From the moment I learned about Mary Trump’s forthcoming book on the Trump family, I searched for literary equivalents. Dickens’s Bleak House came to mind, but reader Donna Raskin has settled on a far better parallel: Jane Smiley’s Pulitzer Prize-winning A Thousand Acres. Given the number of people who have found similarities between Trump and Lear (for instance, here), it makes sense that Donna would conclude that a novel inspired by Shakespeare’s play captures the dysfunction described by Mary Trump.
Donna, an adjunct writing professor at the College of New Jersey and a program manager at The Lawrenceville School, is writing her first novel. She recently had a short story published in the Schuylkill Valley Journal.
By Donna Raskin
Throughout this current presidency, I have waited for the women closest to Donald Trump to speak up honestly and with courage about his criminally inappropriate behavior. Shouldn’t his wife have left him after she heard him bragging about aggressively grabbing women without their consent or for cheating on her after she had a baby? His wife and daughter’s silent acquiescence has brought to mind the sisters in Jane Smiley’s 1991 novel A Thousand Acres.
A Thousand Acres is an intimate story of one family, begun in the spirit of King Lear. When read against today’s political backdrop, however, it appears an interesting variation on the personality cult that is the Trump family, at least according to niece Mary Trump’s just released Too Much and Never Enough: How My Family Created the World’s Most Dangerous Man.
In Smiley’s novel, Larry Cook transfers the ownership of his 1000 acres to his three daughters in order for them to avoid paying taxes after his death. The youngest daughter, who has left farm life and become a lawyer, does not agree with the plan and is cut out of the scheme, which instigates the immediate wrath of her father, although she eventually becomes the beloved. Each member of the family withholds secrets from the others, and the family itself hides secrets from the community. The real story, however, is the relationship between the two oldest sisters, Ginny and Rose, who have suffered mightily at the drunken, sexually violent hands (and other body parts) of their father.
Larry Cook, a petty, mean, and impulsive man who rules the family and the town through sexism and arrogance, sees everyone and everything through financial terms and his own needs. The two sisters and their husbands have spent their lives demonstrating their loyalty to a man who has never shown them love or kindness. As Rose observes,
Daddy thinks history starts fresh every day, every minute, that time itself begins with the feelings he’s having right now. That’s how he keeps betraying us, why he roars at us with such conviction.
This description, so similar to Mary Trump’s of description the president, keeps these sisters silent. Unlike them, however, the niece dissects her uncle’s sociopathic narcissism. As a highly educated psychologist, she has told the details of his parents and grandparents and the story that created the most powerful man in the world: immigrant and absent mothers, angry and scheming fathers, and deathly competitiveness between siblings, as well as (almost as an afterthought) sexism and greed. Like Rose Cook, Smiley’s middle sister, Mary is angry and wants to “bring down” her uncle.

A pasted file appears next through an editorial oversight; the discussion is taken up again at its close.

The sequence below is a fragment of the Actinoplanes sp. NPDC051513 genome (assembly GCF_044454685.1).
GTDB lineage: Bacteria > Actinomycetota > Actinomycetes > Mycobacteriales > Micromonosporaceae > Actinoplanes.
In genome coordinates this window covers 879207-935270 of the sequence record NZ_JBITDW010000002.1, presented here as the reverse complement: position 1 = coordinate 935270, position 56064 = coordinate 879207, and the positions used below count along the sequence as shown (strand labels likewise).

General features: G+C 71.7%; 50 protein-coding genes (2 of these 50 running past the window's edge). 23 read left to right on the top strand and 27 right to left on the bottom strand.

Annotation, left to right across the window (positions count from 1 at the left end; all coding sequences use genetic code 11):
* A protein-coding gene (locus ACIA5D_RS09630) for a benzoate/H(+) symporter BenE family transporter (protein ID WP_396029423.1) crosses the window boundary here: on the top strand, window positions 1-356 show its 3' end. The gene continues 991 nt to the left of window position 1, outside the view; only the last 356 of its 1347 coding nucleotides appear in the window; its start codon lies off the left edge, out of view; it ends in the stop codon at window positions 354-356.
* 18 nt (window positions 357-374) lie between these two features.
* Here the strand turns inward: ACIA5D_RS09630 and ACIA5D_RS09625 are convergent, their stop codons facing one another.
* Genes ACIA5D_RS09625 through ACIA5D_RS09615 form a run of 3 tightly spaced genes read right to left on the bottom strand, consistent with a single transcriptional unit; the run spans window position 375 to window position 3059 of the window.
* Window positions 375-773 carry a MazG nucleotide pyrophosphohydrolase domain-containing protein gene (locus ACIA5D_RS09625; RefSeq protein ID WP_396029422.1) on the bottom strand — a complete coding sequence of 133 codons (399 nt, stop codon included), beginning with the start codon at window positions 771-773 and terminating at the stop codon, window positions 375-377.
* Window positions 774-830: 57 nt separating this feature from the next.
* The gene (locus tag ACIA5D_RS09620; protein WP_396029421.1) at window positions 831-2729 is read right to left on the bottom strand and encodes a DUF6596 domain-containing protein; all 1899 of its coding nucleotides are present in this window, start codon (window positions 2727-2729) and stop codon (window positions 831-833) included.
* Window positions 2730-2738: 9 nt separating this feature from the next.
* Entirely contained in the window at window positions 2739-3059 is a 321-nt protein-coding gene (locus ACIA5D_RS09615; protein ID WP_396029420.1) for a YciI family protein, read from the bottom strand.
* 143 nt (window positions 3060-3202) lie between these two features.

“We’re not going to be sad,” Rose says. “We’re going to be angry until we die. It’s the only hope.”
Unfortunately, unlike Rose in the novel and Mary in real life, many women (and their husbands) are more than willing to smile politely while observing the horrifying behavior of men in power. Ginny, the eldest sister, has blocked out what their father did and only eventually is able to recover the truth. For much of the novel she is numb, subservient, and a victim of the trauma she has experienced. She describes her silence as “what it feels like to resist without seeming to resist, to absent yourself while seeming respectful and attentive.”
Like the Trump women until Mary, the Cook sisters understand their role. As Ginny explains,
It was imperative that the growing discord in our family be made to appear minor. The indication that my father truly was beside himself was the way he had carried his argument with us to others. But we couldn’t give in to that—we were well trained. We knew our roles and our strategies without hesitation and without consultation. The paramount value of looking right is not something you walk away from after a single night. After such a night as we had, in fact, it is something you embrace, the broken plank you are left with after the ship has gone down.
Fortunately, Mary has chosen to take control of the narrative. She has owned her anger and she has explained her disgust. Her story is not a surprise to those of us who disagree with the president’s point of view, which is centered around racial (white) and gender (male) superiority. I suspect that, like the townspeople of Zebulon County who continue to support Larry Cook after he calls his daughters bitches and whores at a community picnic, the presidents’ followers will not care a bit about her revelations because they support his behavior. They agree with it.
Nevertheless, as Rose says, “[A]ll I have is the knowledge that I saw! That I saw without being afraid and without turning away, and that I didn’t forgive the unforgivable.”